That’s why I want to tell you about water! For women living in the little alpine village of Le Chable in Switzerland, they don’t have the concern of women living in metropolitan areas who only have access to tap water.
When I spoke to locals in Le Chable last year, they told me that the water there is some of the highest quality in Switzerland. When I walk around I see the locals drinking it. It is really high in calcium and magnesium – two vital minerals that helps our bone and heart health in menopause and beyond. As women discover in the nutrition part of the MyMT programmes, our body needs calcium every day – it does not make it. 1200mg of calcium daily is the general recommendation in most countries around the world and for women living in Le Chable, 1 litre of water from the wells in Le Chable provide nearly half of that. Amazing! I was also told that people who have lived in this valley all their life and have been drinking the water have really good dental health too. I’m not surprised.
The quality and quantity of your WATER intake is the most crucial thing for you to start improving your menopause symptoms. It’s just one of the factors that I talk about in the learning modules that women listen to on the MyMT programmes. Our water intake is important to begin to kick our menopause symptoms into touch.
When I was trying to understand why I felt so bloated during menopause, my ‘physiology-brain’ led me towards reading about intra and extra-cellular fluid. I knew that my skin and body felt ‘puffy’ and my boobs felt really ‘tight’ and heavy, so it got me exploring water. With the water wells of Le Chable surrounding me as I walk through the village every day, I have water quality on my mind! That’s why I wanted to share this with you about the different types of water that is available to us:
1. Metropolitan water supplies are often full of particles and minerals that even home filters don’t necessarily clear (and yes, I have a filter on my tap). Over a few decades, depending on where you live and source your water from, these minerals can accumulate in the body. This can put your electrolyte balance out of kilter. Whether you do a lot of exercise or not, peri-menopause hormonal changes cause dehydration and water retention in cells (because of low oestrogen affecting the kidney and blood pressure hormones which get out of balance too). This can make you feel bloated and ‘puffy’.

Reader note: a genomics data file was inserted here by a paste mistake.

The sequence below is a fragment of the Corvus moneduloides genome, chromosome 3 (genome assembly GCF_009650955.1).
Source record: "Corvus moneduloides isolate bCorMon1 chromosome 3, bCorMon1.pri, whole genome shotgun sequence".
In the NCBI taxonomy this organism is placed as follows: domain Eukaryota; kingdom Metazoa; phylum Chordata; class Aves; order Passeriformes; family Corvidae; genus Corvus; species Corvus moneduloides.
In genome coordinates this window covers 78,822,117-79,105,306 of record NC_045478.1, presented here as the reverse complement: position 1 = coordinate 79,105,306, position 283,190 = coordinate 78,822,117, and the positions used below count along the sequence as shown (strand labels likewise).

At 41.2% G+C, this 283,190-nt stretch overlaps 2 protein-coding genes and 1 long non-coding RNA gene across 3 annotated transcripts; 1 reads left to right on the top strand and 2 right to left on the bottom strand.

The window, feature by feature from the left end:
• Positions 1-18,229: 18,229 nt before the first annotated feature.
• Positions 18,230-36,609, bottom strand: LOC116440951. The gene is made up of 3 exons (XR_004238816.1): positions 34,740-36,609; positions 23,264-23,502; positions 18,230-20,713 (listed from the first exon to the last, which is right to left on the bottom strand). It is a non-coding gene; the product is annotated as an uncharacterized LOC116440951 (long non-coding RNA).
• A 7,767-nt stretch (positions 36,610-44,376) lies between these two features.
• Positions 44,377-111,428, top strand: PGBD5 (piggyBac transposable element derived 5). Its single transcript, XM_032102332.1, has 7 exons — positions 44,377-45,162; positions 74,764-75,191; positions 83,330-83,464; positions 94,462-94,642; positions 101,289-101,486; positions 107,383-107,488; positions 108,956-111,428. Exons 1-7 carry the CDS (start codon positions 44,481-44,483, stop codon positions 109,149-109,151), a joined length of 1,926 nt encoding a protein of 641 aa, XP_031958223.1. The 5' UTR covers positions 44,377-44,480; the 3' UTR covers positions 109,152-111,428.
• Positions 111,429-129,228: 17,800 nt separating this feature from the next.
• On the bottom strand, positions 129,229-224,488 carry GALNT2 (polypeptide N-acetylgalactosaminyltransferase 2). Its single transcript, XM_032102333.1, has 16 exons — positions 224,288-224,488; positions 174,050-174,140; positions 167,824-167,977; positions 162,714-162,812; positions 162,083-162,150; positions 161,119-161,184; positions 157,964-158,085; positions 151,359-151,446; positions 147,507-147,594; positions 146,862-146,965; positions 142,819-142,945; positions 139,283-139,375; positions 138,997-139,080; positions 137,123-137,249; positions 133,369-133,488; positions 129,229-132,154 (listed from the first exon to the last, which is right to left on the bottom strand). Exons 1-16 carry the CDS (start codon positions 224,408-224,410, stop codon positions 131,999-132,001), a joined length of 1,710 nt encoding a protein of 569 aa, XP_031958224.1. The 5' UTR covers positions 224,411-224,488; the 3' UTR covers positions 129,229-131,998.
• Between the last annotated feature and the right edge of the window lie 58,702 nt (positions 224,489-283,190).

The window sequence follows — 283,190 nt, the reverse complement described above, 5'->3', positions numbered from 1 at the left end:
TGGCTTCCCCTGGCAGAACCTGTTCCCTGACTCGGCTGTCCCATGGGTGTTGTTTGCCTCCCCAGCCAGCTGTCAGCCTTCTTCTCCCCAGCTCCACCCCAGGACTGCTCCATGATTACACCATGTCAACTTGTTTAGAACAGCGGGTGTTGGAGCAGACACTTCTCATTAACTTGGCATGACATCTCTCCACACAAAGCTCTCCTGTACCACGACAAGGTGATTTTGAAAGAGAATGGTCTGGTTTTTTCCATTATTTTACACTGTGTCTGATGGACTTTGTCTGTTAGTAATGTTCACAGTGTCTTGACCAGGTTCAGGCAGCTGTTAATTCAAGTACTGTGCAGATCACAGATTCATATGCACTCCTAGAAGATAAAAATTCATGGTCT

2. Bottled waters which have become so much more prolific in the marketplace are developed by various companies which often take tap water and then strip all the elements out of the tap water and replace what you see in the contents. So you aren’t necessarily getting the quality of micro-minerals or trace elements that you get from natural spring water.
3. Artesian or Spring Water is currently the purest water you can get apart from very, very expensive Reverse Osmosis water (even I don’t fully understand this one). Spring water has been filtered by the earth and contains a wide variety of trace minerals that the human body desperately needs. Ideally, drink only spring water from remote places as it should be freer from pollutants (we hope). This photo is from a wonderful source of artesian water in the South Island town of Wanaka in New Zealand. The women there are very lucky to have this free source of artesian water!
I’m very excited to be going back to Le Chable and I’m on my way there now. Switzerland is a long, long way from New Zealand, but I love travelling and I love meeting women from different cultures and trying to understand how they look after themselves at this time of their lives. I can’t wait to share some of my insights with you all too … and finally, all of you Northern Hemisphere ladies who are with me on here (I have many of you on my programmes too), I look forward to finally being in your time-zone at last!
Wendy Sweet, PhD [Women’s Healthy Ageing Researcher & MyMT Lifestyle Coach]
PS: Don’t forget that you only have TWO MORE DAYS to take up my January SALE OFFER for the weight loss ‘Transform Me’ programme and this offer closes at midnight SUNDAY.